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Xi Jinping Seeks To Ban “Socialism with Japanese and Singaporean characteristics,” Part I
What Deng Xiaoping Learned from Japanese and Singaporean Advisors
If not for the advice that Deng Xiaoping sought, and received, from Japan and Singapore, there would have been less of the miraculous in China’s economic miracle. Japan showed that China, like Japan, could rapidly develop via export-led industrialization, and that required a partnership between the state and private firms. From Singapore, Beijing learned it needed to bring in foreign companies in order to create modern industries.
These days, in pursuit of political goals at home and abroad, Xi Jinping is weakening many of those successful practices and institutions. Whether Xi is aware of it or not, his posture is undermining economic growth.
Mr. Deng Goes To Tokyo
When Mao Zedong died in 1976, he left China the second poorest among 140 countries for which there is data: just $700 per person per year. (This is measured in constant 2017 dollars that eliminate distortions caused by different price and currency rates movements). Having won a fierce powerful struggle to succeed Mao, Deng Xiaoping called for finally abolishing poverty via “reform” at home and “opening up” to economic interaction with foreign countries.
But how to translate “reform and opening up” into concrete policies? To help figure that out, Deng sought aid from Asia’s previous success stories. Singapore’s Lee Kuan Yee was an inspiration because he showed the Chinese people that they too could create modern industries and wealth. Over the years, 22,000 Chinese officials visited Singapore to learn from its methods. In October 1978, on a trip to Japan to sign a treaty, Deng met with business leaders, toured a Nissan auto plant, and saw China’s future. The confidence gained by the inspiration from Singapore enabled him to tell a press conference in Tokyo, “We are a backward country, and we need to learn from Japan.”
Three months later, China invited one of the chief architects of Japan’s economic miracle, Saburo Okita, to spend several days lecturing more than 500 Chinese officials on how Japan did it, and answering questions from China’s Vice Premier. Okita went on to become one of Beijing’s first official foreign economic advisers. As a scholar explained: “Chinese policymakers felt that Japan offered a successful example of how to combine economic planning with market-oriented reforms. Japan’s experience showed it was possible to use industrial policy to promote basic and export industries...In addition, Japan provided both a justification and a source for the import of foreign technology crucial to modernizing Chinese industry...And if foreign technology was the hardware, then Chinese policymakers viewed Japanese management practices as the requisite software to achieve its full productivity potential.”
Japan showed how a state could use “industrial policy,” a made-in-Japan term, to shift into the most modern industries much faster than Western textbooks said was possible even for a country as poor as Japan was back in 1950, let alone the much poorer China. The World Bank said Japan should stick to textiles, and that it was not ready to move into the latest steel products, let alone cars. Japan proved it wrong. Moreover, Japan showed how to partner state action with market discipline so as to avoid producing a graveyard of white elephants, as other countries had done. China adopted Japan’s term “industrial policy” along with the concept. This included targeting the industries common to industrialized economies; the use of subsidies, channeled finance, and so forth to promote the targeted sectors; introducing foreign technology, and relying on export-led industrialization at a time when Latin America’s strategy of import-substitution was still popular. (For my own take on industrial policy in Japan, see The System That Soured.)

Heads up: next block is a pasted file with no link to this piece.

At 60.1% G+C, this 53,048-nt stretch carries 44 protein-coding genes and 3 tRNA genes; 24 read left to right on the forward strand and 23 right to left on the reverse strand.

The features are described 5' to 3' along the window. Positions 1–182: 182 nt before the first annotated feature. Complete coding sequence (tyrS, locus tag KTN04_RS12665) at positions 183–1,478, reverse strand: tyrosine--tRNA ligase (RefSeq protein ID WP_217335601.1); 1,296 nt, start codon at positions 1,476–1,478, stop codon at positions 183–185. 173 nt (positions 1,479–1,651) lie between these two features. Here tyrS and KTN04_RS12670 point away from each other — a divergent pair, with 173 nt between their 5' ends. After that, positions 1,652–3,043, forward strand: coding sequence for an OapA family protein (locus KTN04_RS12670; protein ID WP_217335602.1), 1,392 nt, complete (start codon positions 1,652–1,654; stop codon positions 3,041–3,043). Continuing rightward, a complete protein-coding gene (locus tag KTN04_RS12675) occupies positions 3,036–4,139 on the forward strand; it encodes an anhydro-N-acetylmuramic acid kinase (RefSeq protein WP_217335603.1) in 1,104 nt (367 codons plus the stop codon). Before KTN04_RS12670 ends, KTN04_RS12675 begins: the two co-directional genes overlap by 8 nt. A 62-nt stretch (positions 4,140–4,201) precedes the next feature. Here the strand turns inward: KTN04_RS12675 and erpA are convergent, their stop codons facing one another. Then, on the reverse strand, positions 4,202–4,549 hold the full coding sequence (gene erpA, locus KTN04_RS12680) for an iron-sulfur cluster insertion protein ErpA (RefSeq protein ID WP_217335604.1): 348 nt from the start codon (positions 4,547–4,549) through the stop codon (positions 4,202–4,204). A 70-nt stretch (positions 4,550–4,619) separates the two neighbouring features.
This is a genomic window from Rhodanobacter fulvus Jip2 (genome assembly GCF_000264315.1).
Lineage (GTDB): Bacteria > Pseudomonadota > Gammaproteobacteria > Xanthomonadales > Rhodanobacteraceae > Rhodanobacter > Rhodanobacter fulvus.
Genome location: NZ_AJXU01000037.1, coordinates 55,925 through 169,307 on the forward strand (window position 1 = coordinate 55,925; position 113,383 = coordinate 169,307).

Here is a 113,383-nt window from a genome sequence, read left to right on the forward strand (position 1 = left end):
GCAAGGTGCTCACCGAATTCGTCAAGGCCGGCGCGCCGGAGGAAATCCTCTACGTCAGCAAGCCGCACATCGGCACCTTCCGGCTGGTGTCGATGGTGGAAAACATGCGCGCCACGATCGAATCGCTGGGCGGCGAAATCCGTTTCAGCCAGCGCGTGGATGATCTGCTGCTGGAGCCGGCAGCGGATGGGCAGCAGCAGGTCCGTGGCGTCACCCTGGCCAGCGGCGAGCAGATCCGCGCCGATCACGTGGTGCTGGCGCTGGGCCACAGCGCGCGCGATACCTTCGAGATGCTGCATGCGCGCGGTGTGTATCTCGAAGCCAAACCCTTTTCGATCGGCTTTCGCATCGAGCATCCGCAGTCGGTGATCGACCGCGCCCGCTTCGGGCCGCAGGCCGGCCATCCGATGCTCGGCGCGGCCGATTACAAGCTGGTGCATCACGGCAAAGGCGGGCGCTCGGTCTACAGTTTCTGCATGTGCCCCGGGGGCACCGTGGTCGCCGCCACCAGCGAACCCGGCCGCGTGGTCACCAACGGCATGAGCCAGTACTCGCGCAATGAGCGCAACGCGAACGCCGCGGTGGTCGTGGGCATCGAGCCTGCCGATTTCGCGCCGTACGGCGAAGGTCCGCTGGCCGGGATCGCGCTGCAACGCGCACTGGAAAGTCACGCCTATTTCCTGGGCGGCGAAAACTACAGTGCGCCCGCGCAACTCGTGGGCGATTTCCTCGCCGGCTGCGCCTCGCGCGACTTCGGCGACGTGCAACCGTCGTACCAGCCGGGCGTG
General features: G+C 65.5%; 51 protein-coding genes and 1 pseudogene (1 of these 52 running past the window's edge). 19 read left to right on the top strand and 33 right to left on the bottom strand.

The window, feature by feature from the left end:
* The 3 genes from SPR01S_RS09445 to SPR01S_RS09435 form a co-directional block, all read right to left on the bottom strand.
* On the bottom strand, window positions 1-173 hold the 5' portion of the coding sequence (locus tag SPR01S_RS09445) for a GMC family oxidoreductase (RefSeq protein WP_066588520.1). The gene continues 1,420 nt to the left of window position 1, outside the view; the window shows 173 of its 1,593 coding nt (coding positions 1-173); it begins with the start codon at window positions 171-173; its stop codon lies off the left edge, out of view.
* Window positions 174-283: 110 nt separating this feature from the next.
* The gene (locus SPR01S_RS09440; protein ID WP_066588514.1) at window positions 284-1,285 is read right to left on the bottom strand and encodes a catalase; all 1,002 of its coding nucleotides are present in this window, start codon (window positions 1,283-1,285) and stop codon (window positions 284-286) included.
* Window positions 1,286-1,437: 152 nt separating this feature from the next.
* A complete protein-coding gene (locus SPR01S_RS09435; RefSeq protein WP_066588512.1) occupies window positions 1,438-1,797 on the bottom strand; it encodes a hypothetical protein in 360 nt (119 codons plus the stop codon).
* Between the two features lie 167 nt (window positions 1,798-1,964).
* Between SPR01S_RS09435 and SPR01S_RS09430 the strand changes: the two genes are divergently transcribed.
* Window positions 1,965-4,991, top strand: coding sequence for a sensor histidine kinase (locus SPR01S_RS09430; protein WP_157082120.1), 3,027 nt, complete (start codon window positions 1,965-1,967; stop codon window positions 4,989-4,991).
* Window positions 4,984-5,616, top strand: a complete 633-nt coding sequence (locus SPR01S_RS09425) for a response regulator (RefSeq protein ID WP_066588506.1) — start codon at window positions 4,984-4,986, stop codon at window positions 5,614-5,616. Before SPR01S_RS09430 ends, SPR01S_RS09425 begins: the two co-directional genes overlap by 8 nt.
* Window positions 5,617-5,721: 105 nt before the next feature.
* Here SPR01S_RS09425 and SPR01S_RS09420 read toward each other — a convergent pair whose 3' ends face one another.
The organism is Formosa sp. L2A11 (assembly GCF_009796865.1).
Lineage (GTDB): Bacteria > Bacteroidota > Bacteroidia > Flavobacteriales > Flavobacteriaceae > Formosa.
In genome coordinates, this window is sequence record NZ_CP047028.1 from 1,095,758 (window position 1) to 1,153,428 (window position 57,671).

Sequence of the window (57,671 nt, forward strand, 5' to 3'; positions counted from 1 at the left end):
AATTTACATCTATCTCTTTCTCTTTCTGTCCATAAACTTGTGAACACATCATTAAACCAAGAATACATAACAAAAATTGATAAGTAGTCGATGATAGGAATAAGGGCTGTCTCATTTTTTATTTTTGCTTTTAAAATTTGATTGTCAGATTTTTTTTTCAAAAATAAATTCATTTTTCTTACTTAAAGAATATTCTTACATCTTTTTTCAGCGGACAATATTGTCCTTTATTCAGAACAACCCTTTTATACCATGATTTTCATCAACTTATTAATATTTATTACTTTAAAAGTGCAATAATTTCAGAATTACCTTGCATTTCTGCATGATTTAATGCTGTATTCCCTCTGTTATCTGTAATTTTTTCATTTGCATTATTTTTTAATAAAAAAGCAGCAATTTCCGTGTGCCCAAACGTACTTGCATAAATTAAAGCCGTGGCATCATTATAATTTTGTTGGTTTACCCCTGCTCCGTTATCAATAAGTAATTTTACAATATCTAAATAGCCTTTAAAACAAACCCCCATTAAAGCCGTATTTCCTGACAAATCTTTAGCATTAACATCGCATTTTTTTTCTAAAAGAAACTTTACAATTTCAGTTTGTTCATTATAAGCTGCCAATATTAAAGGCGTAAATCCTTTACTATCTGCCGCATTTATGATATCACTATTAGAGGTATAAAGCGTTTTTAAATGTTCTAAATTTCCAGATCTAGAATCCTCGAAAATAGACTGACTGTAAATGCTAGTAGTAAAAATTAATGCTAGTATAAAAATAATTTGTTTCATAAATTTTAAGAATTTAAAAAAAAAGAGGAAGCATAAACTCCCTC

All of this led Deng and his successors to abandon central planning, as well as to promote efficient private firms and reduce the role of Mao’s State-Owned Enterprises (SOE) hobbling the economy. Deng launched several Special Economic Zones (SEZs) as laboratories for these private firms. Their success enabled him to spread them to the rest of the country, all the while maintaining strict rule by the Chinese Communist Party (CCP). “Market Leninism,” two New York Times reporters called it.
Meanwhile, Singapore’s experience led Deng to adopt a practice very much at odds with Japan’s policy of blocking inward Foreign Direct Investment (FDI) and many imports. Japan and Korea did so in the name of national autonomy, but Singapore, and later other Southeast Asian “tigers,” had shown how to use inward FDI to drive rapid development. One of Deng’s first reforms in 1978 was to legalize inward FDI for the first time since 1949, albeit with many conditions. FDI, too, began in the SEZs.
Getting Communists to accept FDI and private companies was not easy. In fact, Deng’s hidebound opponents blamed the “polluting” presence of foreign capitalists for the Tiananmen Square protests of 1989. In 1992, to revive reform momentum, Deng undertook the famous “Southern Tour” where he argued—successfully—that China needed foreign companies to access their technology and management methods.
Industrialization Led By Exports and Foreign Companies
For an abjectly poor country, industrialization is the royal route to affluence. But how was China to generate modern industries like steel, electronics, TVs, and electricity, if few Chinese could afford to buy even a simple radio, let alone the electricity or batteries to play it? After all, China’s rural residents had to spend almost 70% of their total income just for food. China couldn’t get rich until it industrialized, but it couldn’t industrialize until its people had enough money to buy factory goods. From Japan came the solution to this Catch-22: let exports provide the market. And so China did. As exports zoomed, so did manufacturing. In 1996, a third of manufacturing output was exported and just before the 2008 financial crisis, the export share rose to 70%, and since then has been around 45%. Moreover, all along, about 80% of the value of these exports consisted of domestic content (see chart below). So, export growth led to growth in domestic manufacturing, which led to growth in living standards of its people.